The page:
A new report has revealed that people living in the North of England – more specifically the Tyneside area – are more likely to have lost all their teeth, compared to the rest of the country’s population. When asked, 18% of people who said they had not been to see the dentist in two years said that this was because they had no natural teeth remaining. The region has always had a higher number of people without teeth, in comparison to their counterparts in southern areas.
Head of the School of Dental Sciences at Newcastle University, Professor Jimmy Steele, said that the results did not come as a shock to him; he commented that ‘The findings of the report do not surprise me as we know that the North tends to have a higher proportion of people with no teeth than those in the south. Some of the reason for this are quite historical, as a lot of people in the area lost their teeth a long time ago, but the rate of tooth loss has been falling.’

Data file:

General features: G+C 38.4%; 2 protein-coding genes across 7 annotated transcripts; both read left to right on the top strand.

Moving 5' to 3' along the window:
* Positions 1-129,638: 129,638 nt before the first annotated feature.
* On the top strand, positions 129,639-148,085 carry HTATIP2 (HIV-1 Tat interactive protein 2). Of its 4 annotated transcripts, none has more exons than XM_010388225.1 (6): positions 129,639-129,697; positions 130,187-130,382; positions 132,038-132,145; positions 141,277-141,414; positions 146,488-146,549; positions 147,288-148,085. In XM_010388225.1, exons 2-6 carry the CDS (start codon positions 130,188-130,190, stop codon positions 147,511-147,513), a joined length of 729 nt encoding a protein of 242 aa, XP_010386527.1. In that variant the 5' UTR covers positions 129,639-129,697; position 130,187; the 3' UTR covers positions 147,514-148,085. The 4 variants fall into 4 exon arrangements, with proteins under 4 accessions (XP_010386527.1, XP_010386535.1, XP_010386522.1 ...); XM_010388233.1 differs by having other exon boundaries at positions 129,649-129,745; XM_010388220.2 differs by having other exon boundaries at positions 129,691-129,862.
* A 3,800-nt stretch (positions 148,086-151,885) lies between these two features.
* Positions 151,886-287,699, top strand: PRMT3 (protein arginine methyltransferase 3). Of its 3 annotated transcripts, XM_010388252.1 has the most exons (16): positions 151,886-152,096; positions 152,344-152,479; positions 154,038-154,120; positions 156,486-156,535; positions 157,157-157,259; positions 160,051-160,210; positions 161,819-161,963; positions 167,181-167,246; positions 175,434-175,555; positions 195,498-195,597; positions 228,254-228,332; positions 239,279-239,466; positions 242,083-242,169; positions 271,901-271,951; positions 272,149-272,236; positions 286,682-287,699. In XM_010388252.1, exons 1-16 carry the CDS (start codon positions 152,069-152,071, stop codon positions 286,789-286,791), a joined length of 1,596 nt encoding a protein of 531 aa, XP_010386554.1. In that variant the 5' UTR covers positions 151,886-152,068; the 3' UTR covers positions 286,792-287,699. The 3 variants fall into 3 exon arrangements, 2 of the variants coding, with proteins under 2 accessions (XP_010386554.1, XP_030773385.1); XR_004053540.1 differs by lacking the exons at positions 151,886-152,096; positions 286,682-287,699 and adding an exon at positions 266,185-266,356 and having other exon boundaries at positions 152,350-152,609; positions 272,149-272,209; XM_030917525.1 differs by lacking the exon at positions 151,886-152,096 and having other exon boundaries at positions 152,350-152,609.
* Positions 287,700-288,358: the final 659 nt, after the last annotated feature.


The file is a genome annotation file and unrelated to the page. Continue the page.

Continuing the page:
Professor Steele went on to add that this problem was not generally related to the dental services on offer, saying ‘We know that dental services are generally very good in the north and the need for NHS dental services is high. All health is quite strong related to socioeconomic factors and there ARE significant health inequalities in the north.’